There’s been much talk of an NHS crisis in recent months, and you can understand why. Waiting times are up across the board – as the charts below indicate.
There are more than seven million people waiting for hospital treatment. The proportion of cancer patients waiting less than 62 days for treatment after a GP referral is less than 55%. The ambulance response time for category 2 calls exceeded 1 hour 30 minutes last December. And the number of patients waiting more than 12 hours in A&E is over 30,000 – compared to zero just a few years ago.
This is despite the fact that staff numbers have been rising consistently for the past decade. Compared to 2010, there are now 17% more nurses and almost 40% more doctors working in the NHS.
Interestingly, mortality itself has not risen. We can see this by plotting the monthly age-standardised mortality rate in England as a percentage of the pre-pandemic average – that is, the average from 2015–2019.
Since the summer of 2021, the line has been pretty much flat. Mortality in England is neither worsening nor improving. The ASMR in the first five months of the year was about the same as in 2017 – which is higher than in 2014 but lower than in 2015. (If mortality were improving, the line would be trending downwards.)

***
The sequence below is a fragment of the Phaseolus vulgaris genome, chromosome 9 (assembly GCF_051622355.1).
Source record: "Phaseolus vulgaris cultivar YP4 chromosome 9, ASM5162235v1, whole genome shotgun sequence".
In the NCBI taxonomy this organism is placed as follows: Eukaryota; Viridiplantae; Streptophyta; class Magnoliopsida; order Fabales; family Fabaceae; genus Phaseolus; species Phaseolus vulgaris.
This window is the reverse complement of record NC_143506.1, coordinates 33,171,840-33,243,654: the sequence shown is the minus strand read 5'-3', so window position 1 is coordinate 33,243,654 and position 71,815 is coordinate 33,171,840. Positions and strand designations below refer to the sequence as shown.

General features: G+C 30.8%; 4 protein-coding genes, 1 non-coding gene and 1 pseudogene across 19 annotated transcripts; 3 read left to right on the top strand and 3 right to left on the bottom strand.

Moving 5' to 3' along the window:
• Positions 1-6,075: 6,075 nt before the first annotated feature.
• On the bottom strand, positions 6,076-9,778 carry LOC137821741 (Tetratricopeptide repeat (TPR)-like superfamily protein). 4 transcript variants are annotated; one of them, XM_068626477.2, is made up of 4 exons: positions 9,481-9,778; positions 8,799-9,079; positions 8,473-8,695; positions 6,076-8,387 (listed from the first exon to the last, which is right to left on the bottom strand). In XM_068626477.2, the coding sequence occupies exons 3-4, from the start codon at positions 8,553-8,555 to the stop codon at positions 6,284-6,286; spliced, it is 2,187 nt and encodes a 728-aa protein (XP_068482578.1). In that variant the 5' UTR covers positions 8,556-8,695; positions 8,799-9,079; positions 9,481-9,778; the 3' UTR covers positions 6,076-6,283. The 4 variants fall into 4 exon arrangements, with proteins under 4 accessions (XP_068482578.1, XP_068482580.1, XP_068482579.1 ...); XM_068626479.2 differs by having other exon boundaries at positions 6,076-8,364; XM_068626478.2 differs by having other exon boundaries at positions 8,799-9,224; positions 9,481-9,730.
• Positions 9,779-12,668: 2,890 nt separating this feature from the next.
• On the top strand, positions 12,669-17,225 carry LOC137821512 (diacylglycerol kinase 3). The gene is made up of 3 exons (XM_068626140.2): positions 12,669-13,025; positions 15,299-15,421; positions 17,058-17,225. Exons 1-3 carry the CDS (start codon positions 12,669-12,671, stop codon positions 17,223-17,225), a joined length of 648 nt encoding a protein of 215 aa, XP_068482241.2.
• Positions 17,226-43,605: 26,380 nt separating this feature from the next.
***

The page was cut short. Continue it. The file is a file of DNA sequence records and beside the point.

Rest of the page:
This is both good news and bad. It’s good news because it means that rising waiting times and declining patient satisfaction aren’t yet translating into higher death rates. It’s bad news because it means we’ve made essentially no progress in lowering death rates for the last decade.
British living standards tell a similar story. Real GDP per capita in 2021 was barely higher than in 2007 – just before the Great Recession. So Britons are living no longer than they were in 2014 and are no richer than they were in 2007.
In the grand sweep of history, 10–15 years of stagnation isn’t particularly remarkable. But it is the longest period of stagnation since the Second World War. And one political party has been in power for most of it. While I doubt that Labour would have done a better job, the Conservatives have little to be proud of.
With death rates and living standards stagnating, the NHS in crisis and net migration running at over 600,000, you could almost say they’re doing a lousy job in Government. So as little faith as I have in Labour, I’m not surprised they’re ahead in the polls. “You’ve never had it so good”, Harold MacMillan told voters in 1957. “You’ve never had it so mediocre,” Rishi Sunak might tell them today.